Could the internet save our town centres?

There is an eerie silence about our town centres at the moment. Apart from the odd supermarket and chemist, the shops are shut, the shutters down. And of course the tills are silent.

Shrewsbury's Wyle Cop, closed for business. Or is it?
Shrewsbury's Wyle Cop, closed for business. Or is it?

As the region starts to consider the eventual end of the lockdown, many are wondering what our high streets will look like when the restrictions are finally lifted.

Will the shutters come up again? And if they do, what sort of shape will the businesses be in to survive the brave new world?

Polly Barnfield, who is from the West Midlands, is an expert in using social media to promote high-street retail.

Amy Burkinshaw of Hindleys bakery in Lichfield

She believes that traditional town centres still have a future, but they will need to embrace the worldwide web if they are to attract customers.

Mrs Barnfield, who founded the nationwide WDYT – What Do You Think? – campaign which encourages traditional retailers to make use of digital marketing, says the coronavirus outbreak has accelerated a trend towards online marketing that was already well underway.

The fight for survival is most acute for the small independent retailers who are the lifeblood of many of our market towns, yet Mrs Barnfield says these are the very retailers which in many cases are missing out on the opportunities presented by the internet.

“Consumers are spending 60 per cent more of their time online than they were prior to lockdown, yet only six per cent of independent businesses are using social media,” she says.

“That’s such a waste, and it’s dropped since the lockdown, probably because businesses have furloughed their staff, but it’s where the customers are.”

Shoppers are staying away from West Bromwich town centre

There are signs of encouragement in some of the West Midlands’ best loved market towns, where the High Street is the heart of the community’s identity as well as economy.

The likes of Shrewsbury, Stafford and Lichfield have a higher concentration of smaller independent retailers who do not have the might of a head office to look to for help.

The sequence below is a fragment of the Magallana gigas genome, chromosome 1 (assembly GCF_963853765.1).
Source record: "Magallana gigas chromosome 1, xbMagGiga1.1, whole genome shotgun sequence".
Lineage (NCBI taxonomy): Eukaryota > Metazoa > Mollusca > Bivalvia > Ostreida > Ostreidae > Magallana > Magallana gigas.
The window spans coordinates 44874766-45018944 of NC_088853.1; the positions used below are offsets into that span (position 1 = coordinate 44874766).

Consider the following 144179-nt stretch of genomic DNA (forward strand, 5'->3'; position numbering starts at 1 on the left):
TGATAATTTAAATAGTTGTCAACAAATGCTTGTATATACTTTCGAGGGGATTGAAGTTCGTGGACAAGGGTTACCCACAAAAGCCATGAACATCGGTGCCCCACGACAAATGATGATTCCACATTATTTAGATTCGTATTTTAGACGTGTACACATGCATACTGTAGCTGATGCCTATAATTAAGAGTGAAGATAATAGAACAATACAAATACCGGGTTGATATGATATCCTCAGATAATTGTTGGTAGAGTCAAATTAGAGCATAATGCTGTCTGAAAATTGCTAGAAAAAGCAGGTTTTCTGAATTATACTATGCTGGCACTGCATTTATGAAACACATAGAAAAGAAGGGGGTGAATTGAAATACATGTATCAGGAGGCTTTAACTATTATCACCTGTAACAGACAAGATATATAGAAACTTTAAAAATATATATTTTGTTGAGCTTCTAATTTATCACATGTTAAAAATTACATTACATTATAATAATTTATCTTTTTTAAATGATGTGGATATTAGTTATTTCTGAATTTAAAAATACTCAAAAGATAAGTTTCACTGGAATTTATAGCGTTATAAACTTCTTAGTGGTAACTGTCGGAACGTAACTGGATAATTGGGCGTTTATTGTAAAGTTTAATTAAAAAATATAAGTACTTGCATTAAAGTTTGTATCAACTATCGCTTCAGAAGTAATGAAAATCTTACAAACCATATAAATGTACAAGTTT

Shrewsbury may be devoid of its tourists, students and locals crowding its town centre. But it has started its fight back, opening its ‘virtual doors’ in the town’s first online marketplace.

The Support Shrewsbury scheme, introduced at the end of last month, enables town centre businesses to offer a variety of gift vouchers and experiences over the worldwide web.

Set up by Shrewsbury Business Improvement District (Bid), with the support of My Shrewsbury magazine, the project has created a website for businesses to sell their products and services during the lockdown, as well as vouchers to use when the crisis is over.

A deserted Stafford town centre during lockdown

Mrs Barnfield says this is a model which could be replicated by towns and cities across the West Midlands. She hopes it will inspire businesses both in rural Shropshire and Staffordshire but also the urban Black Country.

Stacey Hill, who keeps the Oberon in Wyle Cop, is optimistic the new website will provide a much-needed boost for the town.

“I’m bursting to get Shrewsbury bustling again and can’t wait for our shops to be open, but in the meantime this website gives everyone a chance to make sales and stay connected during these difficult times,” she says.

“We’ll do whatever it takes to get Shrewsbury open and thriving again, and if we have to set up provisions for social distancing then that’s what we’ll do.

“With Support Shrewsbury you can get ready for that moment and buy a gift voucher for all your favourite shops in Shrewsbury, I would urge everyone to take a look and help support the town centre at a time when we all really need it.”

Seb Slater, executive director of Shrewsbury Bid, says Support Shrewsbury is more than just a space for businesses to advertise.